Because of this, ECTA has adapted a standard of non-detection for these elements. However, they have also adapted a temporary “pass” (with prescribed action) for a couple of lower detection levels for both Pentanedione and Diacetyl:
• Non-Detection of Pentanedione and Diacetyl is the ECTA standard to which all members must strive to achieve
• < 10 µg/ml no disclosure – This is a “caution” threshold, though while recommended, is not required for disclosure. Members are required to work towards removing the cause of the compound. Levels in this range are most often attributed to cross-contamination.
• < 100 µg/ml disclosure – This “caution” threshold requires disclosure to consumers if the eliquid remains on the market, and a plan to replace the flavorant with an alternative. Disclosure is required on a website (if applicable), in a Retail Location (if applicable), and optionally on the label of the product (pending stock level depletion) • > 100 µg/ml (ppm) indicates a “FAIL” – This is above the upper limit and beyond ECTA standards. If an E-Liquid result shows higher than this level the member must immediately stop sale of that product and either discontinue or return the product to their shelves only after the E-Liquid is reformulated and re-tested to show that it has been corrected.
Also, we position Electronic Cigarettes as a Tobacco Harm Reduction tool, so our goal should be to eliminate as many harmful aspects as possible. Tobacco Cigarettes contain Diacetyl in concentrations of 250+ ppm. Therefore, whatever testing protocol is used should be expected to test to well below that level. Unfortunately, some GC/MS test results that I have seen recently are only detecting to 0.1% (1000 ppm). That’s 4 times the level found in a single tobacco cigarette. So what would that test even prove?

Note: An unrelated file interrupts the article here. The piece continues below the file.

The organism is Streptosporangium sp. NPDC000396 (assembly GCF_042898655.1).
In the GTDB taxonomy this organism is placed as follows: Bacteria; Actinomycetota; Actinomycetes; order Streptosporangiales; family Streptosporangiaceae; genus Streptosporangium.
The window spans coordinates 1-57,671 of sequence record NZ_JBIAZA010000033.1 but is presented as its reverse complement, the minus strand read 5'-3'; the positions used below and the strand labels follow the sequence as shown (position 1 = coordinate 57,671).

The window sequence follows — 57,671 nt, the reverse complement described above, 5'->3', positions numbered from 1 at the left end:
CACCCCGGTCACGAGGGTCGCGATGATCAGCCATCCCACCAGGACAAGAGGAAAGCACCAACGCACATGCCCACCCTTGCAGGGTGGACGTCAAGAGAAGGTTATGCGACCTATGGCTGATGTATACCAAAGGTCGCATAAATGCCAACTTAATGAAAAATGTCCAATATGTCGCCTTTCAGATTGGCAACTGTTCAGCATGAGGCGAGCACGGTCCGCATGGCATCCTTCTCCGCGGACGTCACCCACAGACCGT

If you are using GC/MS testing, be certain to check and understand the lower detection limit for what you are attempting to detect.
The testing protocol that we are using is what they call HPLC/UV Analysis. HPLC/UV testing has a very low minimum detection levels for Diacetyl and Pentanedione. For that reason, you can have confidence that we DO know “what is in the E-Liquid”. There is still more to learn and our testing protocols will be adjusted as needed.

NOTICE:

This Flavour has tested positive for Diacetyl at 16.7 µg/mL (ppm). While this is a very small trace amount of this compound, we are doing our part to ensure that our customers can make an informed decision.
If you are not familiar with Diacetyl (2,3-Butanedione), it has been “linked” (though without conclusive evidence) to a fatal disease known as “Popcorn Lung” (Bronchial Obliterans). And while in comparison, a single tobacco cigarette contains approximately 300 ppm of Diacetyl, no cases (or even remotely related cases) of Popcorn Lung have resulted from smoking tobacco cigarettes. So, is Diacetyl a concern? It can only be said that it is “a risk”.
Running the numbers for comparison. If you were to smoke 20 tobacco cigarettes per day, your daily exposure for Diacetyl would be around 6,000 ppm (300 ppm x 20 = 6000). If you use 3 mL of Vapour Liquid per day, your daily exposure limit for Diacetyl would be around 50 ppm (16.7 x 3 = 50.1).
At this time, the Occupational Safety and Health Administration (OSHA) has not set any “safe exposure limits” for inhalation of Diacetyl, though it is permitted in food flavoring for the purposes of ingestion.
We believe this to be a result of one of our flavoring concentrates and we will be working to identify and replace that flavoring. Possibly a result of the Acetoin.